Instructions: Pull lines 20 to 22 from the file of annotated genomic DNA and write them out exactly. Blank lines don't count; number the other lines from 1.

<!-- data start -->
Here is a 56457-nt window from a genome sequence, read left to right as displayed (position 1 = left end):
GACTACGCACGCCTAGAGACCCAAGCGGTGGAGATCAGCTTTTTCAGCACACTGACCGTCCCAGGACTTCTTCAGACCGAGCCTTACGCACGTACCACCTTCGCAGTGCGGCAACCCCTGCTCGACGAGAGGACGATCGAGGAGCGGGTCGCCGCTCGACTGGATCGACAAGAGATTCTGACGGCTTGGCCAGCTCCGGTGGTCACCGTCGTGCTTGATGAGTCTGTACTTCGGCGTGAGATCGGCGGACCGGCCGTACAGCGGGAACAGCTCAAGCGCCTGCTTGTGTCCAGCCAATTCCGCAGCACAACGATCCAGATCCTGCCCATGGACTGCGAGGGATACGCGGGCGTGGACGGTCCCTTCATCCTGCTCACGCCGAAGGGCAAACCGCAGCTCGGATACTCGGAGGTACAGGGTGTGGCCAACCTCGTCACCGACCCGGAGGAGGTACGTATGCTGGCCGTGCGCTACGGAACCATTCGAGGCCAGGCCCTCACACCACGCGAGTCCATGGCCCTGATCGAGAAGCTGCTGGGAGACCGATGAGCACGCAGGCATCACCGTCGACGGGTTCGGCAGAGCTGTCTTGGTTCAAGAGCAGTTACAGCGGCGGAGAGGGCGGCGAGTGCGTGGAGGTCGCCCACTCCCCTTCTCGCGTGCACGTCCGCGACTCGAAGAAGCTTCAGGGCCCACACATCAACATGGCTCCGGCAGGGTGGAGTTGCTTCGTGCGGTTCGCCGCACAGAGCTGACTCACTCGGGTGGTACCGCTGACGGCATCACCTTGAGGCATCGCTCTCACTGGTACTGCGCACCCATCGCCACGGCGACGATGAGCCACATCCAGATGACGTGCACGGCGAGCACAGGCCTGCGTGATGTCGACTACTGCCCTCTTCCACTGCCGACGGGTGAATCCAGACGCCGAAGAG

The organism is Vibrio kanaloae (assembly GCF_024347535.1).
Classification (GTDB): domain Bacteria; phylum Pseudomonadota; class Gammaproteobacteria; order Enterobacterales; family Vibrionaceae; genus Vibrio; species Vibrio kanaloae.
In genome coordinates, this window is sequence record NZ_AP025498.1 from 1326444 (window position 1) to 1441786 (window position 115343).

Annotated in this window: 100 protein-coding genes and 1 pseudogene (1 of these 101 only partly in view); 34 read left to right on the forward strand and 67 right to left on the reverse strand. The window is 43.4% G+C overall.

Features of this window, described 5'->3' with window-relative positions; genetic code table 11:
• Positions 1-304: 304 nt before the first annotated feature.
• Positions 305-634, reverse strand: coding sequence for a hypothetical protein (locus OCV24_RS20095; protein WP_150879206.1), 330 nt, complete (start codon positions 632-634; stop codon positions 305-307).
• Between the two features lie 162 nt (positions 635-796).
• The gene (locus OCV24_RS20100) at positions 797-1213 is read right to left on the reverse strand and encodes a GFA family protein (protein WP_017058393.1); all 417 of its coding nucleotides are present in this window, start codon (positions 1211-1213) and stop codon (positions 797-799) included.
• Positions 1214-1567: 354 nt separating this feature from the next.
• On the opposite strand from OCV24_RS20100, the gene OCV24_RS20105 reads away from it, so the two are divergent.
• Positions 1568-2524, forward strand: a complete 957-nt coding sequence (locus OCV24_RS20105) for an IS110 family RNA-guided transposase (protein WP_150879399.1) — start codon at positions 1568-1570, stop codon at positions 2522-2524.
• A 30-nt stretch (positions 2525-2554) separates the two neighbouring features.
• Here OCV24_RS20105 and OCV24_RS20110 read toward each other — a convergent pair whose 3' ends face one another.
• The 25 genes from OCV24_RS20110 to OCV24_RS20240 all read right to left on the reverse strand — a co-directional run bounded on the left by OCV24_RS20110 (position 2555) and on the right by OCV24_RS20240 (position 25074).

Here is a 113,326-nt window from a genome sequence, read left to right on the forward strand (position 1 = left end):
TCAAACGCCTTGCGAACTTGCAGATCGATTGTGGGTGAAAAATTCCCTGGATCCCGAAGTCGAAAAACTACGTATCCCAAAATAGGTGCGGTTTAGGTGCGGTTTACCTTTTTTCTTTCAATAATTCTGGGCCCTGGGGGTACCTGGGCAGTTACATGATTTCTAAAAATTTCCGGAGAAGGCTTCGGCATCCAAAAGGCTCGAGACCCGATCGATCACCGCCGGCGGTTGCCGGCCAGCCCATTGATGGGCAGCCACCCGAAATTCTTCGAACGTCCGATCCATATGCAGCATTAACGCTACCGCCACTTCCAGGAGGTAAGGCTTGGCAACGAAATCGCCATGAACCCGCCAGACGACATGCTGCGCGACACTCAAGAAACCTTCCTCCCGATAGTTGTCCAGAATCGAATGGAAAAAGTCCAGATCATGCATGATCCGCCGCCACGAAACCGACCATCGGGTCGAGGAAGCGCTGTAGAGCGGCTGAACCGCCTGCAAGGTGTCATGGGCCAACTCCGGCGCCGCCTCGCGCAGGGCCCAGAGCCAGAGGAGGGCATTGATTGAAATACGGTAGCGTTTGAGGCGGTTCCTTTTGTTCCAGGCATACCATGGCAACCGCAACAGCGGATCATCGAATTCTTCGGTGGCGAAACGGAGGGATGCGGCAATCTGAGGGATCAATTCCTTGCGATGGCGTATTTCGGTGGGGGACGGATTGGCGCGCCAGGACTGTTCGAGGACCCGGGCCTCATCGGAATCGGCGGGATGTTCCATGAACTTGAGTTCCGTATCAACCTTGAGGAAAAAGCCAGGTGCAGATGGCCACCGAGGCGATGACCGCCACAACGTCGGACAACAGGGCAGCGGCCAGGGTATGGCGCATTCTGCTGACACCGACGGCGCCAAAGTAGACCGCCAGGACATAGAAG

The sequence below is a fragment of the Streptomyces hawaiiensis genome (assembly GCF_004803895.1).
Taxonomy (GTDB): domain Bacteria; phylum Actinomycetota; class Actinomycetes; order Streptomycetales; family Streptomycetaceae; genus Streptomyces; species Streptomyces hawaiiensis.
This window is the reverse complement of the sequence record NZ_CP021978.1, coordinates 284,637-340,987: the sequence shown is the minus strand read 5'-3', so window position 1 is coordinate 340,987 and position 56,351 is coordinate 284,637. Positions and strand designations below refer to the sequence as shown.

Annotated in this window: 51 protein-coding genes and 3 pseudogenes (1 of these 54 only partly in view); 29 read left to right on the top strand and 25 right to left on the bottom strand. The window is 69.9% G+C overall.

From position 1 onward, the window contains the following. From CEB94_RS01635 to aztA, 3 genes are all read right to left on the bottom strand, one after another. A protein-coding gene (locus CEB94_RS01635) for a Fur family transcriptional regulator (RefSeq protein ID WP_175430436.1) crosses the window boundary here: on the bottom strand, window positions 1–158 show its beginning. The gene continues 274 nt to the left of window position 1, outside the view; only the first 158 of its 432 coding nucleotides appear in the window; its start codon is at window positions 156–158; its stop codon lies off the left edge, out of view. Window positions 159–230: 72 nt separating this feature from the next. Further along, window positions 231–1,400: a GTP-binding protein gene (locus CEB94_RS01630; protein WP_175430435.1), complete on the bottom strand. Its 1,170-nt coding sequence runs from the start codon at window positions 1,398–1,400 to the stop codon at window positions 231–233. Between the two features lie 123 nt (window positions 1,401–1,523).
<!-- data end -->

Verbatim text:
The sequence below is a fragment of the Streptomyces hawaiiensis genome (assembly GCF_004803895.1).
Taxonomy (GTDB): domain Bacteria; phylum Actinomycetota; class Actinomycetes; order Streptomycetales; family Streptomycetaceae; genus Streptomyces; species Streptomyces hawaiiensis.
This window is the reverse complement of the sequence record NZ_CP021978.1, coordinates 284,637-340,987: the sequence shown is the minus strand read 5'-3', so window position 1 is coordinate 340,987 and position 56,351 is coordinate 284,637. Positions and strand designations below refer to the sequence as shown.